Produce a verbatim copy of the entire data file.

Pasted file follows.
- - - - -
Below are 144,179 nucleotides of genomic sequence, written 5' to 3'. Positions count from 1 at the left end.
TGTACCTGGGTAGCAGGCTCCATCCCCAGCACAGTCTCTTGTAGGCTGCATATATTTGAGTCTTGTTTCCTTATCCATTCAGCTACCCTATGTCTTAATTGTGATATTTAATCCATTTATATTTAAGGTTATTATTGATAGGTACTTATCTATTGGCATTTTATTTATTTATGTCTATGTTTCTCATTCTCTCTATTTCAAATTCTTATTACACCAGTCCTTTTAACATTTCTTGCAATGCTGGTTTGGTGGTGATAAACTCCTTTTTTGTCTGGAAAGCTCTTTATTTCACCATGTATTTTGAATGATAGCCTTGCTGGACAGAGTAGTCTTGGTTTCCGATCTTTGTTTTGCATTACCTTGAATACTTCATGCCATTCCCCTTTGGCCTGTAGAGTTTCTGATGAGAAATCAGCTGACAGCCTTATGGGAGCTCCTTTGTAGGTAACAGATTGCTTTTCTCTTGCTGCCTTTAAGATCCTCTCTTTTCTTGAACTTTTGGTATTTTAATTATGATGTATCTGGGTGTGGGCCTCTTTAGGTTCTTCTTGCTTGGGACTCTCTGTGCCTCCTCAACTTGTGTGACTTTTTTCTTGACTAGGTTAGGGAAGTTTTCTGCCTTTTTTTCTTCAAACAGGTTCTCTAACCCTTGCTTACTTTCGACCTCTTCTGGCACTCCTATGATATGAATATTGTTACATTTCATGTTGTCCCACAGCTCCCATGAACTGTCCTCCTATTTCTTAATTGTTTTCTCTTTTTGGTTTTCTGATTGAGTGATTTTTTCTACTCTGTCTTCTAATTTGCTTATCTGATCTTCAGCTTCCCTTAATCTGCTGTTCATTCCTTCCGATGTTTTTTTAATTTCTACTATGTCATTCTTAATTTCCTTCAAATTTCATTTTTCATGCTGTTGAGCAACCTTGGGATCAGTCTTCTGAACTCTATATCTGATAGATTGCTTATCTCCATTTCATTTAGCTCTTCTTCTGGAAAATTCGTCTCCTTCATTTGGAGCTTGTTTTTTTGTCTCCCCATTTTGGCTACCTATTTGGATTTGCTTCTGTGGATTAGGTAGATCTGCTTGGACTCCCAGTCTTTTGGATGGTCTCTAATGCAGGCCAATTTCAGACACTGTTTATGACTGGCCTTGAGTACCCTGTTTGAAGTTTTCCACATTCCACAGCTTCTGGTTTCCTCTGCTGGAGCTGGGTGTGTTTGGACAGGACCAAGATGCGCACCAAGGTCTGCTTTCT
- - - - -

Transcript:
Below are 144,179 nucleotides of genomic sequence, written 5' to 3'. Positions count from 1 at the left end.
TGTACCTGGGTAGCAGGCTCCATCCCCAGCACAGTCTCTTGTAGGCTGCATATATTTGAGTCTTGTTTCCTTATCCATTCAGCTACCCTATGTCTTAATTGTGATATTTAATCCATTTATATTTAAGGTTATTATTGATAGGTACTTATCTATTGGCATTTTATTTATTTATGTCTATGTTTCTCATTCTCTCTATTTCAAATTCTTATTACACCAGTCCTTTTAACATTTCTTGCAATGCTGGTTTGGTGGTGATAAACTCCTTTTTTGTCTGGAAAGCTCTTTATTTCACCATGTATTTTGAATGATAGCCTTGCTGGACAGAGTAGTCTTGGTTTCCGATCTTTGTTTTGCATTACCTTGAATACTTCATGCCATTCCCCTTTGGCCTGTAGAGTTTCTGATGAGAAATCAGCTGACAGCCTTATGGGAGCTCCTTTGTAGGTAACAGATTGCTTTTCTCTTGCTGCCTTTAAGATCCTCTCTTTTCTTGAACTTTTGGTATTTTAATTATGATGTATCTGGGTGTGGGCCTCTTTAGGTTCTTCTTGCTTGGGACTCTCTGTGCCTCCTCAACTTGTGTGACTTTTTTCTTGACTAGGTTAGGGAAGTTTTCTGCCTTTTTTTCTTCAAACAGGTTCTCTAACCCTTGCTTACTTTCGACCTCTTCTGGCACTCCTATGATATGAATATTGTTACATTTCATGTTGTCCCACAGCTCCCATGAACTGTCCTCCTATTTCTTAATTGTTTTCTCTTTTTGGTTTTCTGATTGAGTGATTTTTTCTACTCTGTCTTCTAATTTGCTTATCTGATCTTCAGCTTCCCTTAATCTGCTGTTCATTCCTTCCGATGTTTTTTTAATTTCTACTATGTCATTCTTAATTTCCTTCAAATTTCATTTTTCATGCTGTTGAGCAACCTTGGGATCAGTCTTCTGAACTCTATATCTGATAGATTGCTTATCTCCATTTCATTTAGCTCTTCTTCTGGAAAATTCGTCTCCTTCATTTGGAGCTTGTTTTTTTGTCTCCCCATTTTGGCTACCTATTTGGATTTGCTTCTGTGGATTAGGTAGATCTGCTTGGACTCCCAGTCTTTTGGATGGTCTCTAATGCAGGCCAATTTCAGACACTGTTTATGACTGGCCTTGAGTACCCTGTTTGAAGTTTTCCACATTCCACAGCTTCTGGTTTCCTCTGCTGGAGCTGGGTGTGTTTGGACAGGACCAAGATGCGCACCAAGGTCTGCTTTCT